Use: Labeled Indications

Injection:

Diabetes insipidus, central: Antidiuretic replacement therapy in the management of central (cranial) diabetes insipidus; management of the temporary polyuria and polydipsia following head trauma or surgery in the pituitary region.

Hemophilia A, mild: For use in patients with mild hemophilia A with factor VIII coagulant activity levels >5% of normal to maintain hemostasis during surgical procedures and postoperatively when administered 30 minutes prior to the scheduled procedure and to also stop bleeding due to spontaneous or trauma-induced injuries, such as hemarthroses, intramuscular hematomas, or mucosal bleeding.

Limitations of use: Not indicated for the treatment of moderate or severe hemophilia A with factor VIII coagulant activity levels ≤5% of normal, for the treatment of hemophilia B, or in patients who have factor VIII antibodies. In certain clinical situations (eg, patients who demonstrated an adequate response to a therapeutic trial), it may be justified to try desmopressin with careful monitoring in patients with factor VIII levels between 2% and 5% of normal (Hoots 2020a; manufacturer’s labeling).

von Willebrand disease, mild to moderate (type 1): For use in patients with mild to moderate classic von Willebrand disease (VWD) (type 1) with factor VIII coagulant activity levels >5% of normal to maintain hemostasis during surgical procedures and postoperatively when administered 30 minutes prior to the scheduled procedure and to stop bleeding due to spontaneous or trauma-induced injuries, such as hemarthroses, intramuscular hematomas, or mucosal bleeding.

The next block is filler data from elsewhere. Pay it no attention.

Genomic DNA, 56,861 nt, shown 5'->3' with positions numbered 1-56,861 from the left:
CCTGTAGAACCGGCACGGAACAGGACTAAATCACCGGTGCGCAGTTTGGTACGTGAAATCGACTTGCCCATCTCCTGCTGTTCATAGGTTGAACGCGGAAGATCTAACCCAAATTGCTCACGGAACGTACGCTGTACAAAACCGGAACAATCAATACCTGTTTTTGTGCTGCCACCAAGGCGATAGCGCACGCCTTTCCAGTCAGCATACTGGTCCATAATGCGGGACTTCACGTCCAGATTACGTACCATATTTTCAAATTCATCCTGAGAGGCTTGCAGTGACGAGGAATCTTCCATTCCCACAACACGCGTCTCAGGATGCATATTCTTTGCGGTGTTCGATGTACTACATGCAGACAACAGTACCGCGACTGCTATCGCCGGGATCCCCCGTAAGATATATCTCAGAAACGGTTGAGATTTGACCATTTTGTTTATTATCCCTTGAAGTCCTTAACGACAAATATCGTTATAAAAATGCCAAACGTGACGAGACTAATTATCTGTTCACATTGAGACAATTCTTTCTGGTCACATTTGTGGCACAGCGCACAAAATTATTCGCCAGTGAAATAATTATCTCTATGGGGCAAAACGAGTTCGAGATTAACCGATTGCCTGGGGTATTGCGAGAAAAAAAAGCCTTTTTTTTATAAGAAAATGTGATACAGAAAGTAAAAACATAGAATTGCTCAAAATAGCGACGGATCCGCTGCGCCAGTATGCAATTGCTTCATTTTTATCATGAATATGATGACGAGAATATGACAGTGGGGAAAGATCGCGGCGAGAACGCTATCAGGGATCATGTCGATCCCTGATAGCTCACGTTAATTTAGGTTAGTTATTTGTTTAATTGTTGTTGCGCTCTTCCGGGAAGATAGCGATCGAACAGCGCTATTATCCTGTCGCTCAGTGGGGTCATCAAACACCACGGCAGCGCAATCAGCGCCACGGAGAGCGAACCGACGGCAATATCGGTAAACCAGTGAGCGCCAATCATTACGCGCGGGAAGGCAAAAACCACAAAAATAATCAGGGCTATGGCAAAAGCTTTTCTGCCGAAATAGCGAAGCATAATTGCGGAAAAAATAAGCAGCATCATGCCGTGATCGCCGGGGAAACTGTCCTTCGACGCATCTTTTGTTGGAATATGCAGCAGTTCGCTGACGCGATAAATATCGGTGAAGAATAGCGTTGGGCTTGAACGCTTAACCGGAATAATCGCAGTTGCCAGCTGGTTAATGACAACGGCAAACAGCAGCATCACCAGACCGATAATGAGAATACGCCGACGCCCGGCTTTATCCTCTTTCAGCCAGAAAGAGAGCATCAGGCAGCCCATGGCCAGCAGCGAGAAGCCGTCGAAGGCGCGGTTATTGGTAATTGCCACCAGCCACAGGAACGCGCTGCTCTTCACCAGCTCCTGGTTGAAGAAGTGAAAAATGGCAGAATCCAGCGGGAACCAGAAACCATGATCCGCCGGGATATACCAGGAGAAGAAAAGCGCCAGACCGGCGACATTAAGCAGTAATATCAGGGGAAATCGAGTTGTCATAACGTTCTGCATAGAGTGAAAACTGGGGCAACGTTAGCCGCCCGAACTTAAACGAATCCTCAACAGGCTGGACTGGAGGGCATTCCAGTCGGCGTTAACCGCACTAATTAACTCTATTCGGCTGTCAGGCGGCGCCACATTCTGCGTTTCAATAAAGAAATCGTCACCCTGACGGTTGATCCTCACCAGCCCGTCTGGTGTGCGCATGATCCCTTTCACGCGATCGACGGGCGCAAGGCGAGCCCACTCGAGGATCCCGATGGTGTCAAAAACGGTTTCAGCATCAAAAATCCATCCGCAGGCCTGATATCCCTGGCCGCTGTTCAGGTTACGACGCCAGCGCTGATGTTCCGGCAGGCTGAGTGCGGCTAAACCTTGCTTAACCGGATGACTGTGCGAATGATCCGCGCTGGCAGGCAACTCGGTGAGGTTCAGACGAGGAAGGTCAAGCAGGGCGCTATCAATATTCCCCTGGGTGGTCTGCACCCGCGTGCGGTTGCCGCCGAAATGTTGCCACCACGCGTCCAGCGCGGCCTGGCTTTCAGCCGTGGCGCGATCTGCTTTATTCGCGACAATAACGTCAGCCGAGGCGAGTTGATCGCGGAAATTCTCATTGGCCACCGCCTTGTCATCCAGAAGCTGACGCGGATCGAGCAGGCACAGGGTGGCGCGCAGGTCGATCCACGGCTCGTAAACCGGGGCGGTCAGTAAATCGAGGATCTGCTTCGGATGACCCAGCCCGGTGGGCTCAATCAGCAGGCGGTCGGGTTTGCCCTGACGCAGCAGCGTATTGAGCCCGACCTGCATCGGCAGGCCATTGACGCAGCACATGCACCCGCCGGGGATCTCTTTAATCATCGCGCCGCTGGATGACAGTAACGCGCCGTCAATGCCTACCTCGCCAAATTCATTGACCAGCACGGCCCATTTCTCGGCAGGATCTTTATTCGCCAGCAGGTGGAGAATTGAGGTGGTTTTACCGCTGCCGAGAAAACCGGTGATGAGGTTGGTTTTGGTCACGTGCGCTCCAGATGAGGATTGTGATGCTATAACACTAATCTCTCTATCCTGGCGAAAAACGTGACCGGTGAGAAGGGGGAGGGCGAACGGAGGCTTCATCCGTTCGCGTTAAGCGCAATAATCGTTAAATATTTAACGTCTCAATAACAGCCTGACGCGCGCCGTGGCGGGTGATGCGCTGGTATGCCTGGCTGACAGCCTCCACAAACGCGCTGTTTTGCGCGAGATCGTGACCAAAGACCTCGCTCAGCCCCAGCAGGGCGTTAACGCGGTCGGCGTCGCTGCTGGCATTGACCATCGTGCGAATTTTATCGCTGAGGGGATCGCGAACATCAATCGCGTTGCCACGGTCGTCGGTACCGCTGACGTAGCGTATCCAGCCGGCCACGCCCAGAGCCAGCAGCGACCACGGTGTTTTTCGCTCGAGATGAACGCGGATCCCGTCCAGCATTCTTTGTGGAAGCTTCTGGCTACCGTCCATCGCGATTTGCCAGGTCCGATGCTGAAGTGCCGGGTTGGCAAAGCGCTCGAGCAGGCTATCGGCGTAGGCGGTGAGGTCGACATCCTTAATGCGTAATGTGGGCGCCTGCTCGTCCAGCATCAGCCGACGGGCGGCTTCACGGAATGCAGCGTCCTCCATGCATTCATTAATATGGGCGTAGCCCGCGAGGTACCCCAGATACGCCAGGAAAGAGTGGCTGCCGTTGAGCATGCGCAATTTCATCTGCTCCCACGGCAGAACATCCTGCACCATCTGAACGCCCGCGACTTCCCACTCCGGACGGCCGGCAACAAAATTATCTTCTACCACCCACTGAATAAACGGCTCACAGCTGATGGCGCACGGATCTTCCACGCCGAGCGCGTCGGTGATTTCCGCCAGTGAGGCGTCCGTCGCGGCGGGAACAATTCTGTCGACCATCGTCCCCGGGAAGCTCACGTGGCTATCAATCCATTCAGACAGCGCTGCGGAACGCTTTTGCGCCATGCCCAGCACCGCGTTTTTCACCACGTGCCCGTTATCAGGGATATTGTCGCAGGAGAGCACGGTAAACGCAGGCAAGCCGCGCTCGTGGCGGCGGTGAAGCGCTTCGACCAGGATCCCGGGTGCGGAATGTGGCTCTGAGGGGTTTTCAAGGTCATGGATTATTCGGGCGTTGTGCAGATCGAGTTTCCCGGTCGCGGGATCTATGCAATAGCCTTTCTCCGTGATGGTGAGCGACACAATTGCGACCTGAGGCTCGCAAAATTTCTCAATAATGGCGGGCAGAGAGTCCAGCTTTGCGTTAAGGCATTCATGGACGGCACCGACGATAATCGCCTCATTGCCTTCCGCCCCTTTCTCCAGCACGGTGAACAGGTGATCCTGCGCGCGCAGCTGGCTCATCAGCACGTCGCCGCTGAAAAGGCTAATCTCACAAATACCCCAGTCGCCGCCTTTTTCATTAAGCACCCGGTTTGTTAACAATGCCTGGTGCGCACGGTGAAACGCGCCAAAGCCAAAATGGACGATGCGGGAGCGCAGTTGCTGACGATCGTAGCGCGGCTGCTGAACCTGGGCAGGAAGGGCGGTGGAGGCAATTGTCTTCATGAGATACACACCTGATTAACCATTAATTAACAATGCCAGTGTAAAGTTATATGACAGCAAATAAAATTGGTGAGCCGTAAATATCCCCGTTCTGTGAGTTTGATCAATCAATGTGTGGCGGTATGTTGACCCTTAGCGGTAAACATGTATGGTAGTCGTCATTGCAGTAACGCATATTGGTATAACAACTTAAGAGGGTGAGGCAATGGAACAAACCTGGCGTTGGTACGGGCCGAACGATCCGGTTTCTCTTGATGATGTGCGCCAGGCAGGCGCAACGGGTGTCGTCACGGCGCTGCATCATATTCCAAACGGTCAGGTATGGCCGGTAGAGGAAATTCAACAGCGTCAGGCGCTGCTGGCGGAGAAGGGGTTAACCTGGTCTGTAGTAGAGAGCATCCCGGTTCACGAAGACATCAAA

Limitations of use: Patients with VWD who are least likely to respond are those with severe homozygous VWD with factor VIII coagulant activity and factor VIII von Willebrand factor antigen levels <1% of normal; other patients may respond (variable) depending on the type of molecular defect they have. Check bleeding time and factor VIII coagulant activity, ristocetin cofactor activity, and von Willebrand factor antigen during administration of desmopressin to ensure that adequate levels are being achieved. Not indicated for the treatment of severe classic VWD (type I) or when there is evidence of an abnormal molecular form of factor VIII antigen.

Uremic bleeding (Octostim [Canadian product]): Prevention or treatment of bleeding in patients with uremia.

Intranasal:

Diabetes insipidus, central:

DDAVP Nasal Spray: Antidiuretic replacement therapy in the management of central diabetes insipidus in adults and children ≥4 years of age.

DDAVP Rhinal tube: Antidiuretic replacement therapy in the management of central diabetes insipidus; management of the temporary polyuria and polydipsia following head trauma or surgery in the pituitary region.